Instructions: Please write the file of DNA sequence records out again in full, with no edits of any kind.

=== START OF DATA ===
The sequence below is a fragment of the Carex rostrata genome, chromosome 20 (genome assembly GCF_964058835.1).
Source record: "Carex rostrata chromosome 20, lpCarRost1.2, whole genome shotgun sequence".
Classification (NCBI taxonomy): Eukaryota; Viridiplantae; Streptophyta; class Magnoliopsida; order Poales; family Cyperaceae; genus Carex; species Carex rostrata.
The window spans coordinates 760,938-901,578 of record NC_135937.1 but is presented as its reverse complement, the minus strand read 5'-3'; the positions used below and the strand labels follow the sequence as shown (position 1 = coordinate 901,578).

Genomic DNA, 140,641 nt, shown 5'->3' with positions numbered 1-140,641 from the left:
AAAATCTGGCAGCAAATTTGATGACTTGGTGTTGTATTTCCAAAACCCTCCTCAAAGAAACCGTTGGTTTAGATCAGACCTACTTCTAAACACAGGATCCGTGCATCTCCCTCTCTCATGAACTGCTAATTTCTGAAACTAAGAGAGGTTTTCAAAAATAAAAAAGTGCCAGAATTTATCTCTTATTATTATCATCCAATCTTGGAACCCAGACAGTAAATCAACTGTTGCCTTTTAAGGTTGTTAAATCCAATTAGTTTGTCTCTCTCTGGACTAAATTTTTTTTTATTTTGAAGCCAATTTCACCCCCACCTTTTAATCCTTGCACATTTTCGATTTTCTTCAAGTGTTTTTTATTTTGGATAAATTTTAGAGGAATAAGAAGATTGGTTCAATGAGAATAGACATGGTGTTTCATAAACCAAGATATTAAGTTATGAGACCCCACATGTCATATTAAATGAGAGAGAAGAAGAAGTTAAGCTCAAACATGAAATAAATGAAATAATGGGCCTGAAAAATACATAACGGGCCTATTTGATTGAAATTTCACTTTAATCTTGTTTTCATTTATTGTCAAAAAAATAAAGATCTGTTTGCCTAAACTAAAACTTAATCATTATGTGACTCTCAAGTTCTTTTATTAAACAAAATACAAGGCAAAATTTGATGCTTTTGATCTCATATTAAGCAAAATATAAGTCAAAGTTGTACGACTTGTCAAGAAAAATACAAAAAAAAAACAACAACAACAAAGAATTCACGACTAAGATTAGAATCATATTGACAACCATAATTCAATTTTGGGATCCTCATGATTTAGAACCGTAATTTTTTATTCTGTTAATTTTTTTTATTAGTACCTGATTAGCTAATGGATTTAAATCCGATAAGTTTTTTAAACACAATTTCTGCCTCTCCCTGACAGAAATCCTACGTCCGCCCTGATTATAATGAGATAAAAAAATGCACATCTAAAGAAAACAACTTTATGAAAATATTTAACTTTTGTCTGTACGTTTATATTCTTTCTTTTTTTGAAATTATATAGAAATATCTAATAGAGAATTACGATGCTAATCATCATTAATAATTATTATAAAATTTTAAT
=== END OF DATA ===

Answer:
The sequence below is a fragment of the Carex rostrata genome, chromosome 20 (genome assembly GCF_964058835.1).
Source record: "Carex rostrata chromosome 20, lpCarRost1.2, whole genome shotgun sequence".
Classification (NCBI taxonomy): Eukaryota; Viridiplantae; Streptophyta; class Magnoliopsida; order Poales; family Cyperaceae; genus Carex; species Carex rostrata.
The window spans coordinates 760,938-901,578 of record NC_135937.1 but is presented as its reverse complement, the minus strand read 5'-3'; the positions used below and the strand labels follow the sequence as shown (position 1 = coordinate 901,578).

Genomic DNA, 140,641 nt, shown 5'->3' with positions numbered 1-140,641 from the left:
AAAATCTGGCAGCAAATTTGATGACTTGGTGTTGTATTTCCAAAACCCTCCTCAAAGAAACCGTTGGTTTAGATCAGACCTACTTCTAAACACAGGATCCGTGCATCTCCCTCTCTCATGAACTGCTAATTTCTGAAACTAAGAGAGGTTTTCAAAAATAAAAAAGTGCCAGAATTTATCTCTTATTATTATCATCCAATCTTGGAACCCAGACAGTAAATCAACTGTTGCCTTTTAAGGTTGTTAAATCCAATTAGTTTGTCTCTCTCTGGACTAAATTTTTTTTTATTTTGAAGCCAATTTCACCCCCACCTTTTAATCCTTGCACATTTTCGATTTTCTTCAAGTGTTTTTTATTTTGGATAAATTTTAGAGGAATAAGAAGATTGGTTCAATGAGAATAGACATGGTGTTTCATAAACCAAGATATTAAGTTATGAGACCCCACATGTCATATTAAATGAGAGAGAAGAAGAAGTTAAGCTCAAACATGAAATAAATGAAATAATGGGCCTGAAAAATACATAACGGGCCTATTTGATTGAAATTTCACTTTAATCTTGTTTTCATTTATTGTCAAAAAAATAAAGATCTGTTTGCCTAAACTAAAACTTAATCATTATGTGACTCTCAAGTTCTTTTATTAAACAAAATACAAGGCAAAATTTGATGCTTTTGATCTCATATTAAGCAAAATATAAGTCAAAGTTGTACGACTTGTCAAGAAAAATACAAAAAAAAAACAACAACAACAAAGAATTCACGACTAAGATTAGAATCATATTGACAACCATAATTCAATTTTGGGATCCTCATGATTTAGAACCGTAATTTTTTATTCTGTTAATTTTTTTTATTAGTACCTGATTAGCTAATGGATTTAAATCCGATAAGTTTTTTAAACACAATTTCTGCCTCTCCCTGACAGAAATCCTACGTCCGCCCTGATTATAATGAGATAAAAAAATGCACATCTAAAGAAAACAACTTTATGAAAATATTTAACTTTTGTCTGTACGTTTATATTCTTTCTTTTTTTGAAATTATATAGAAATATCTAATAGAGAATTACGATGCTAATCATCATTAATAATTATTATAAAATTTTAAT